Normal television isn't a patch on Smart TV. You may have a smartphone, but if it's not an iPhone then you're missing out on a whole world of mobile awesomeness. Why are you still fiddling about with that iPad when the iPad 2 is just screaming to be purchased? With modern society the way it is, we consumers are indoctrinated to think that whatever we have right now, there's always something better out there. And the truth is, well, there are better things out there, there's no point in denying it and life becomes infinitely more enjoyable when we accept that fact. There, I've said it.
The notion of the grass is always greener, that there's always something better out there, is always a worry when buying a watch. Purchasing a watch can be a practical process, with your budget only stretching as far as a steel watch with few if any bells and whistles. But why bother with steel when you can have titanium? Harder, stronger, lighter; choosing titanium over steel is almost a no-brainer and the first up to entice you is the Eberhard Chrono 4 Geant Limited Edition (above right). The Chrono 4 Geant was released last year in steel but has this year been given an upgrade in titanium, with a limited run of 1887 pieces, to celebrate the foundation year of Eberhard & Co. The Chrono 4 Geant is a busy watch with a titanium case that is a veritable geant, or giant, at 46mm. The dial features four chronograph sub dials, giving rise to the '4' in the name, presented neatly in a row and counting minutes, hours, 24 hours and small seconds. The Eberhard Chrono 4 Geant Limited Edition costs HK$79,800 and also features a tachymeter and is water resistant to 200 metres. The date function is in an unusual position, 12 o'clock, and the watch comes with a sporty black rubber strap with nice Eberhard logo detailing.
The Bell & Ross BR01 Instrument Pro Titanium (right) is a bit of an oldie, but a goodie. First released in 2008, the Pro Titanium is still a watch to be reckoned with as it marries the signature Bell & Ross case design with the unique properties of titanium. Inspired by aeronautical construction, the XL sized 46mm titanium case on the Pro Titanium houses a three-counter chronograph with 12-hour, 30-minute and 60-second sub dials dominating the lower part of the face. A date function is squeezed in between the four and five o'clock position and the numerals and hands of the watch are coated in Superluminova, to make it readable at night. Complete with Bell & Ross' famously meaty black rubber strap, the Pro Titanium is priced at a mere HK$73,500.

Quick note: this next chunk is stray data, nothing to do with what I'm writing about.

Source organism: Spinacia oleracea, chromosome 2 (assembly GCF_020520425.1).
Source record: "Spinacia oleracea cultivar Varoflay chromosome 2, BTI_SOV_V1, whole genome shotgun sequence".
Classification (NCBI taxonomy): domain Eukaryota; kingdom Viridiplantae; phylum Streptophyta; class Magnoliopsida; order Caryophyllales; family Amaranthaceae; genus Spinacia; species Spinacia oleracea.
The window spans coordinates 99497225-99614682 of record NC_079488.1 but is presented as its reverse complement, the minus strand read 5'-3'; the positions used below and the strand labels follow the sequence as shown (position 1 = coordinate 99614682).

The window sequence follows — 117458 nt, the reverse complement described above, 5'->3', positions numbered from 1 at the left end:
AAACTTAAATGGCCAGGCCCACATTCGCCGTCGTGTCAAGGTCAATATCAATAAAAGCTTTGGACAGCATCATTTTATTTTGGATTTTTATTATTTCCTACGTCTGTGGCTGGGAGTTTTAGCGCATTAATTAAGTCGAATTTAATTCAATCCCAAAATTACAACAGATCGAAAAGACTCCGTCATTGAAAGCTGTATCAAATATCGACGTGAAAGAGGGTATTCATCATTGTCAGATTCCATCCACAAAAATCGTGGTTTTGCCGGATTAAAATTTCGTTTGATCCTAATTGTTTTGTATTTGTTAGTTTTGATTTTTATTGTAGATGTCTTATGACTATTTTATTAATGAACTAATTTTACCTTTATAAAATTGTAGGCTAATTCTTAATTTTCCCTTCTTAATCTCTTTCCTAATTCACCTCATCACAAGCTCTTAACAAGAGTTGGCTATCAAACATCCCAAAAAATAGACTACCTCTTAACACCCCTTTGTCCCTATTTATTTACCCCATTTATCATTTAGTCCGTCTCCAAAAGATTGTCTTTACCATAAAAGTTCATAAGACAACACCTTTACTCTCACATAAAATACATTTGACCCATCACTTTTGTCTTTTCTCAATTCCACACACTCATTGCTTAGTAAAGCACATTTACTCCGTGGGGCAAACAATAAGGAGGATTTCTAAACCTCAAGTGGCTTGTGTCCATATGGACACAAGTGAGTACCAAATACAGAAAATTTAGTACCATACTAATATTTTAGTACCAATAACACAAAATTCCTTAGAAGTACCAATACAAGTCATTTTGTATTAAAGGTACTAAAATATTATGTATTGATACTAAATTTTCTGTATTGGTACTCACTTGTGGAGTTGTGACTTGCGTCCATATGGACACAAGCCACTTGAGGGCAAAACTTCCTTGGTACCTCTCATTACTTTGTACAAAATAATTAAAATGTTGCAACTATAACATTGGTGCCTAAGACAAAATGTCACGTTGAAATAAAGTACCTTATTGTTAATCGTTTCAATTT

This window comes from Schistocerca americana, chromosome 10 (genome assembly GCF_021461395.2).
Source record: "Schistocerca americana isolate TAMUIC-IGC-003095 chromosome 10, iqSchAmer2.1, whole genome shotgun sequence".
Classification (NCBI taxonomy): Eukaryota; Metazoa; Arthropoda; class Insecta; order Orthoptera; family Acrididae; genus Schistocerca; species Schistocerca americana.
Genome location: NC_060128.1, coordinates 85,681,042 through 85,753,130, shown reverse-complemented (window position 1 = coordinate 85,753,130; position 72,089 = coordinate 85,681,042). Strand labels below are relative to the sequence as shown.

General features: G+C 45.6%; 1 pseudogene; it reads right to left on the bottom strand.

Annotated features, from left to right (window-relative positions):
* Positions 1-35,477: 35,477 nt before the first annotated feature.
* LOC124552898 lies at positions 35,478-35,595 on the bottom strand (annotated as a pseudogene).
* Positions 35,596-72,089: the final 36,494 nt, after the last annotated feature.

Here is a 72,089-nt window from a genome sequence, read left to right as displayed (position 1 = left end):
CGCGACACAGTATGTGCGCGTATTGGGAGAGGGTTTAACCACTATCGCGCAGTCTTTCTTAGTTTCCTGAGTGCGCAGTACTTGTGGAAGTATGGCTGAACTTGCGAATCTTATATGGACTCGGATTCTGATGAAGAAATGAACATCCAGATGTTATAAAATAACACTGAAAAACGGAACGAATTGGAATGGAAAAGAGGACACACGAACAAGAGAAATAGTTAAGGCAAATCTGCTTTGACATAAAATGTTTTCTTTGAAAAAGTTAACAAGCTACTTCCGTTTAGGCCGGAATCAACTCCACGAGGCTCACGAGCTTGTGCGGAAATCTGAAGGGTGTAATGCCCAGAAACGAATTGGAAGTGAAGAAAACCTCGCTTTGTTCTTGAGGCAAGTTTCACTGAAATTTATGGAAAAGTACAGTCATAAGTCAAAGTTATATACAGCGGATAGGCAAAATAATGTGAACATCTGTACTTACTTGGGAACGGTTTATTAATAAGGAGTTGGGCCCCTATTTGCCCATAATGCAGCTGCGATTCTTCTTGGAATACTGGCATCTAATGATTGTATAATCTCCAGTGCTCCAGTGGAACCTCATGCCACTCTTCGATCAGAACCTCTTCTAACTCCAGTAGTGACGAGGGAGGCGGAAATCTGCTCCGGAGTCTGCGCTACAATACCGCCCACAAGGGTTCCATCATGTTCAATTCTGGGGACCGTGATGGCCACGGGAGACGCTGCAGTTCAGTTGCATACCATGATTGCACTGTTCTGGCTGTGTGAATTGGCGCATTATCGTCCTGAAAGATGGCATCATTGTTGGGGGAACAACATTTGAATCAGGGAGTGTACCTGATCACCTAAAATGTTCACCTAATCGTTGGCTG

From an oldie we go to the newest of the new with the Hublot Oceanographic 4000 (right). Released in June, the Oceanographic 4000 pushes the extremes of watchmaking. The titanium case has a diameter of 48mm and is water resistant to a ludicrous 4,000 metres. This watch has been made with serious divers in mind, with two pressure-resistant screw-in crowns, one at the two o'clock position, to adjust dive time, and one at the four o'clock position, to adjust time and date. There is also a helium valve at the 10 o'clock position to slow release dangerous gasses on ascent. The numerals and hands are coated in Superluminova to make it readable in the murky depths. The watch comes with optional rubber strap or titanium bracelet. The titanium version of this watch is limited to 1,000 numbered pieces and costs HK$155,000.